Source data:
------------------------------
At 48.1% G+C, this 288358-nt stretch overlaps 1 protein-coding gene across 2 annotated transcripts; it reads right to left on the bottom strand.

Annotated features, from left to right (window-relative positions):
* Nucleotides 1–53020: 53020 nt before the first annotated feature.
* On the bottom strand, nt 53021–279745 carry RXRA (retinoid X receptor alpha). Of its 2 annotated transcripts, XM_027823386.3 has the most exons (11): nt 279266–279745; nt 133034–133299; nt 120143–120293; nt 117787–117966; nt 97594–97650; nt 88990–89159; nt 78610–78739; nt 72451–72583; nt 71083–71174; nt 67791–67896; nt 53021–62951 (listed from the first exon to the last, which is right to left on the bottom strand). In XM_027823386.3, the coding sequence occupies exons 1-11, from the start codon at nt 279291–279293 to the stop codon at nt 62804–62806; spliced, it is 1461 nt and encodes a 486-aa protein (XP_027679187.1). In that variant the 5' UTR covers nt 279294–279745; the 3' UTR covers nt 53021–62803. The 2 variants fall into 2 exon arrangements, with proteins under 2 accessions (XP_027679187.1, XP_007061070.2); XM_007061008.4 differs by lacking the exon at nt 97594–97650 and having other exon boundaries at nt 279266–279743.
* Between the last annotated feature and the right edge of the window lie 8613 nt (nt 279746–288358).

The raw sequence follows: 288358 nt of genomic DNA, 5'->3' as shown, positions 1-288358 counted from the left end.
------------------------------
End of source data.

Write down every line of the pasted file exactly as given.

At 48.1% G+C, this 288358-nt stretch overlaps 1 protein-coding gene across 2 annotated transcripts; it reads right to left on the bottom strand.

Annotated features, from left to right (window-relative positions):
* Nucleotides 1–53020: 53020 nt before the first annotated feature.
* On the bottom strand, nt 53021–279745 carry RXRA (retinoid X receptor alpha). Of its 2 annotated transcripts, XM_027823386.3 has the most exons (11): nt 279266–279745; nt 133034–133299; nt 120143–120293; nt 117787–117966; nt 97594–97650; nt 88990–89159; nt 78610–78739; nt 72451–72583; nt 71083–71174; nt 67791–67896; nt 53021–62951 (listed from the first exon to the last, which is right to left on the bottom strand). In XM_027823386.3, the coding sequence occupies exons 1-11, from the start codon at nt 279291–279293 to the stop codon at nt 62804–62806; spliced, it is 1461 nt and encodes a 486-aa protein (XP_027679187.1). In that variant the 5' UTR covers nt 279294–279745; the 3' UTR covers nt 53021–62803. The 2 variants fall into 2 exon arrangements, with proteins under 2 accessions (XP_027679187.1, XP_007061070.2); XM_007061008.4 differs by lacking the exon at nt 97594–97650 and having other exon boundaries at nt 279266–279743.
* Between the last annotated feature and the right edge of the window lie 8613 nt (nt 279746–288358).

The raw sequence follows: 288358 nt of genomic DNA, 5'->3' as shown, positions 1-288358 counted from the left end.